Letting an employee go is never an easy decision. Yet there are many situations where you (as an employer in California) may have little choice but to do so. Your concerns over such action are understandable; the potential of a dismissed employee accusing you of wrongful termination is ever-present.
The concept of at-will employment allows any party to an employment arrangement may end it at their own will. According to Section 2922 of the local Labor Code, California is an at-will employment state. You may think this fact protects you from allegations of wrongful termination, yet one may still accuse you of violating at-will employment exceptions.
Avoiding terminations that run contrary to public policy
There are common law exceptions to at-will employment. The most obvious prevents you from firing an employee in an action that violates public policy. Examples of this may include an employee claiming their dismissal was due to discrimination based on factors such as:
- Religious beliefs
Answering to accusations such as this simply requires that you show your reasons for terminating an employee’s job had nothing to do with the aforementioned factors.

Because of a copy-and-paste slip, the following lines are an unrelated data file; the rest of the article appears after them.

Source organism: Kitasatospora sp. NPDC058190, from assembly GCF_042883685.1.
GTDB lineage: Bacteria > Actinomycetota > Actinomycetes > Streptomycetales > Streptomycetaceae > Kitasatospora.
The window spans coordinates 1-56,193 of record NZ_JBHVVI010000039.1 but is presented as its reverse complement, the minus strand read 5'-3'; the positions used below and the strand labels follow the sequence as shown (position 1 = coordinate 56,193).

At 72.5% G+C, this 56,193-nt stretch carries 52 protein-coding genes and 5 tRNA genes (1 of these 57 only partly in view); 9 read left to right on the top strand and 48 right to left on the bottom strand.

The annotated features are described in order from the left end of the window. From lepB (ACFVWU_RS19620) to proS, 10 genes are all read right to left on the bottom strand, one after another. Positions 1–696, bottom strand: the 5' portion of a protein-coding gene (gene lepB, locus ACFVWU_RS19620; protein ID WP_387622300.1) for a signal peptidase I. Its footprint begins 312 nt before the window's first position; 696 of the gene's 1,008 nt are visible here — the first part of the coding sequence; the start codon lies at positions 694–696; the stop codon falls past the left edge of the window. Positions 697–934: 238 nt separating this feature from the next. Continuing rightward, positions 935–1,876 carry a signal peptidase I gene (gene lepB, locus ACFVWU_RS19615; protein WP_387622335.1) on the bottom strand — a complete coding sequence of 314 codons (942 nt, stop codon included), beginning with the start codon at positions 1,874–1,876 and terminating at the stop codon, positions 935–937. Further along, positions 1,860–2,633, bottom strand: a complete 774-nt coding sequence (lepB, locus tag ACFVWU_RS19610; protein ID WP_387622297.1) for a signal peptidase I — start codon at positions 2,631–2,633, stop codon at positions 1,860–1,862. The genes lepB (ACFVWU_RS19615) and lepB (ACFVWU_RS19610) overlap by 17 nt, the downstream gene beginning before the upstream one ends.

Managing implied promises and fair dealing
The other exceptions to at-will employment terminations may present more complexity. An employee may claim, for example, that your conversations or policy manuals implied that meeting certain expectations (or avoided certain actions) would guarantee their employment. Therefore, you should ensure that no such implications exist in your policies or discourse.
An implied covenant of good faith and fair dealing also provides an exception to at-will employment. This prohibits you from firing an employee in order to no fulfill an obligation to them (such as paying a performance bonus or retirement benefits). Again, evidence and documentation supporting your reasons for terminating an employee may refute any accusations of wrongdoing.